this is especially true for what's known as the marsha sharp, our one expressway, that cuts through town diagonally from the wealthy southwest part of town, right through the university and into downtown. the city is flat, but the marsha sharp was built through it, with its ramps coming up over it or dipping under the center of town. so navigating this freeway is about the only time a person encounters a hill in this city, and it's the only time anyone ever goes more than about forty-five. bad combination, for people who really don't know how to drive on ice.
and then, the city is on pins and needles, because one to three inches of snow is expected in the early morning, to make driving more treacherous in general. yes, i grew up in this stuff, i tell them, but i respect it, and stay off the roads whenever possible. and i consider myself lucky that i'm not spending my life on interstates where seventy or eighty is common if not expected. i said this was my view of dallas, but they said that dallas doesn't get the snow and ice and hard wind like we're getting out here in the plains. i was saying that i kind of respect a high-plains, hard-wind, snow and ice kind of place, i'm kind of enjoying it here.
and i walk every night, no matter what. sometimes the hard wind hits my face or a drizzle freezes in my beard, but the glaze on the grass and the pretty wide open field, with the fresh air, i live for that stuff. it doesn't strike me as too cold; it's rarely even below twenty. the ice can make it a little treacherous, but this is how i like to live dangerously. it's as close as one can get to ice skating.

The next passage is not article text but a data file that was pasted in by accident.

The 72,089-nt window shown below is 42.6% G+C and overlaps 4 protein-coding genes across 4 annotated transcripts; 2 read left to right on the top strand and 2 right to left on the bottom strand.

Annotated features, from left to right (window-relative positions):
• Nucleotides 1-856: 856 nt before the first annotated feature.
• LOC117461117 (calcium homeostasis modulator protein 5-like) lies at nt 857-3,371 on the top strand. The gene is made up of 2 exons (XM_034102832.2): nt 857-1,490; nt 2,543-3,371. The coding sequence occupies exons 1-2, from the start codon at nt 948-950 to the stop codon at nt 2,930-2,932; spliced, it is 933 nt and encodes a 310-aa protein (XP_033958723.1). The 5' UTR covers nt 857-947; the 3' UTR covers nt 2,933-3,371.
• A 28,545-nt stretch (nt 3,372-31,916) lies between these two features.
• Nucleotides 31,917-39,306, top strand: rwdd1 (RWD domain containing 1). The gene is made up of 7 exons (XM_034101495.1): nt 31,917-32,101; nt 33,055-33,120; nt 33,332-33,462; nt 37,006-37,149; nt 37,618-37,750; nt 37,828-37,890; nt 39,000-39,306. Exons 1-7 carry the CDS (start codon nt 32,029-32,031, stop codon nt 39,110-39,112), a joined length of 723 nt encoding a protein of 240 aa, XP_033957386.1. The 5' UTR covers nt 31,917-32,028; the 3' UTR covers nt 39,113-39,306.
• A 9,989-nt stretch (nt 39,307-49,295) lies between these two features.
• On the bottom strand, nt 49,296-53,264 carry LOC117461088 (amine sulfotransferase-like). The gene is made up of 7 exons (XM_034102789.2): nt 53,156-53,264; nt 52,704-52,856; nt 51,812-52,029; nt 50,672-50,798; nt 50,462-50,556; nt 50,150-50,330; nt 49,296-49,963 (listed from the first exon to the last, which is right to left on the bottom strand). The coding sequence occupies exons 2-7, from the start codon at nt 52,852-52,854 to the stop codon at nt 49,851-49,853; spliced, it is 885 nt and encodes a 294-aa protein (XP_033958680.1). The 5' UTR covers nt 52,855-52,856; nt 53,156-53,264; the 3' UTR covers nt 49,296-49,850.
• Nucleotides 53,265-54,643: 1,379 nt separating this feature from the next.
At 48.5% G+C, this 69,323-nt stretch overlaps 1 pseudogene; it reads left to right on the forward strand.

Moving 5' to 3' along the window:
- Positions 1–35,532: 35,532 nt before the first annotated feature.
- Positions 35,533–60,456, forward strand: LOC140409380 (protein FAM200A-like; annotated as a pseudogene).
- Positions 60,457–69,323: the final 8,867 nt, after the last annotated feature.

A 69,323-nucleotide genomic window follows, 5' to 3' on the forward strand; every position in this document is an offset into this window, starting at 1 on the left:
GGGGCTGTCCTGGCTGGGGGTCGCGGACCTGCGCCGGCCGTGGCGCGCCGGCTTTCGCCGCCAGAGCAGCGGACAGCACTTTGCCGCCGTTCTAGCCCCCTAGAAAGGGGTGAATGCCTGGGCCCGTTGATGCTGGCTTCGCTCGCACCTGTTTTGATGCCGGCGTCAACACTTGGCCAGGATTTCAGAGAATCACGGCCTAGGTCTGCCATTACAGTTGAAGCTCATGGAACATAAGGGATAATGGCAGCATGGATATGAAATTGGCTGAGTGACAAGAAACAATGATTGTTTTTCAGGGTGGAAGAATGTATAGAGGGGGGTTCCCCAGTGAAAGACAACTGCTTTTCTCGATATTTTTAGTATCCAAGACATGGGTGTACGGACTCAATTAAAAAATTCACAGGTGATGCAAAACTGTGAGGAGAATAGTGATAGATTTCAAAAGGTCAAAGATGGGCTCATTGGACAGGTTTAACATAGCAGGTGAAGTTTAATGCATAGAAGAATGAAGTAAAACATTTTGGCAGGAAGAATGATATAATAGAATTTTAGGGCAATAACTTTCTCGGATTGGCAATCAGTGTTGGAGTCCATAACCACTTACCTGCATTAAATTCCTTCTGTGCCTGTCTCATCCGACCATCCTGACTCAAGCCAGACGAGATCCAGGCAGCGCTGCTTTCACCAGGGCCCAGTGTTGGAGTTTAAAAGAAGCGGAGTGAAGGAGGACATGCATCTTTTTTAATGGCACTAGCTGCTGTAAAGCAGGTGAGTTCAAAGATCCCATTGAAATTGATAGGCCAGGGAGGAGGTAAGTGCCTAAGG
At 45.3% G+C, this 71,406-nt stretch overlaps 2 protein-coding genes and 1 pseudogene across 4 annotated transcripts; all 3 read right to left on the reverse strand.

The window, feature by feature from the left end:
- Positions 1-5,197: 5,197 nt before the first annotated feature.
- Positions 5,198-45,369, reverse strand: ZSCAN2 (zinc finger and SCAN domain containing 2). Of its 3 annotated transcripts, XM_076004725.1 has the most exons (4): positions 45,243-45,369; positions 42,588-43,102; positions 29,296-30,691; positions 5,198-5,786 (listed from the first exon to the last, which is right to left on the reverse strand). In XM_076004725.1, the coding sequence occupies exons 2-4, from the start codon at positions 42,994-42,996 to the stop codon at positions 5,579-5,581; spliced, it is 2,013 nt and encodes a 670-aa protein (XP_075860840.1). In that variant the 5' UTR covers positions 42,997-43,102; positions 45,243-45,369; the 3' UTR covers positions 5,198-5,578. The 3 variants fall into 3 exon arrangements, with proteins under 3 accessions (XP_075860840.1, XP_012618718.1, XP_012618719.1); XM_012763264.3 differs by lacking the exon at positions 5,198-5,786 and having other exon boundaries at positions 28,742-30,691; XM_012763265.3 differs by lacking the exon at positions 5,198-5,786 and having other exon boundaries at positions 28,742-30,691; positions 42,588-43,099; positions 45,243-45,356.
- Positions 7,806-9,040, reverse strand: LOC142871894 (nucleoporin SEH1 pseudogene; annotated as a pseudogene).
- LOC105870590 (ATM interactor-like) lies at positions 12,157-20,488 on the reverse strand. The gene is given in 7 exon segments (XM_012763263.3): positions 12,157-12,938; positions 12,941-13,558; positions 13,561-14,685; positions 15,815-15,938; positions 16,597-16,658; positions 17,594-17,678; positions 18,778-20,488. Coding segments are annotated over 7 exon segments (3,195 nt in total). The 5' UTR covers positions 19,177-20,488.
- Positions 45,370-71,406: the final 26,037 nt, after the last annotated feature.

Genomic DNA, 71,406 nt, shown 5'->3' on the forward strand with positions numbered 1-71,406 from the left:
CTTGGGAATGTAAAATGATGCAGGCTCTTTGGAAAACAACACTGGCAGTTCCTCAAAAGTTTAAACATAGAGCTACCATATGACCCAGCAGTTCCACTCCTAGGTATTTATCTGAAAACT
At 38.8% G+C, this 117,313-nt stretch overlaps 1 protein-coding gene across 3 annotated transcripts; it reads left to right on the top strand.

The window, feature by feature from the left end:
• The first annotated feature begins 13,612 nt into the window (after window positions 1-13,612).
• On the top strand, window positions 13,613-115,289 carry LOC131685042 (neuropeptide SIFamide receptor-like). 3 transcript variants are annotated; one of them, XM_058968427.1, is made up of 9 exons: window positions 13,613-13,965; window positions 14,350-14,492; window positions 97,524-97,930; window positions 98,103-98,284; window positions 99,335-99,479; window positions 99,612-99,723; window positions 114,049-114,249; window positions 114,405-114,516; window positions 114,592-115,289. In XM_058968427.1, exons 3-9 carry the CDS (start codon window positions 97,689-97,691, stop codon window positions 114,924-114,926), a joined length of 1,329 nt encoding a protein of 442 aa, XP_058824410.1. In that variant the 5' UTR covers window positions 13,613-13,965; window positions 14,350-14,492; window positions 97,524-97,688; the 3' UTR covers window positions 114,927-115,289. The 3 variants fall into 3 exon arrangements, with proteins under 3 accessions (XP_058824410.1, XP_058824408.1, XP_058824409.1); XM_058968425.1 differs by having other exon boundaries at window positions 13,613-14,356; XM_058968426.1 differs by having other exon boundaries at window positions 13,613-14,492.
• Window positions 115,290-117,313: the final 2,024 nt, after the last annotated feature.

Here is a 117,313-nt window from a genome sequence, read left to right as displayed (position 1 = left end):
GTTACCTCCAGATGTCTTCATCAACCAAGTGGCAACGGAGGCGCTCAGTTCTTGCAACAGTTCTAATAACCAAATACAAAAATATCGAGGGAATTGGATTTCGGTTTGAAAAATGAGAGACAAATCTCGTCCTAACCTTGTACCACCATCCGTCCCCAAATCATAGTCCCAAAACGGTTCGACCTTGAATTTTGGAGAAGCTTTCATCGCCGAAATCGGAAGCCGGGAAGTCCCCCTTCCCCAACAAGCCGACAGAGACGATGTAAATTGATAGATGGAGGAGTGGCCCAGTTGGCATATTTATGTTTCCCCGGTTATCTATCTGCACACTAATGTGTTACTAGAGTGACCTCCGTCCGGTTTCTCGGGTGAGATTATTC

so the marsha sharp had a fifteen-car pileup the last time it snowed, about five days ago. eighty-two accidents around the city, but the fifteen-car one was the worst in terms of pure number, and i reminded everyone to stay off the darn thing, you can get wherever you're going on the surface streets, and it never takes more than fifteen or twenty minutes anyway. out of fifteen cars, only two or three probably were clueless; the rest were just in the wrong place at the wrong time. but i heard about it when i happened to be in the post office; word got around quickly. it's times like that that i feel this is actually a pretty small city, and everyone knows everybody, pretty much. so you get into one with fourteen cars, chances are pretty good you know the people in at least one of them.
fodder for another story, i suppose, but i've gone dry, and i'm not writing much, being too preoccupied. time to turn that around, i think. more later...chou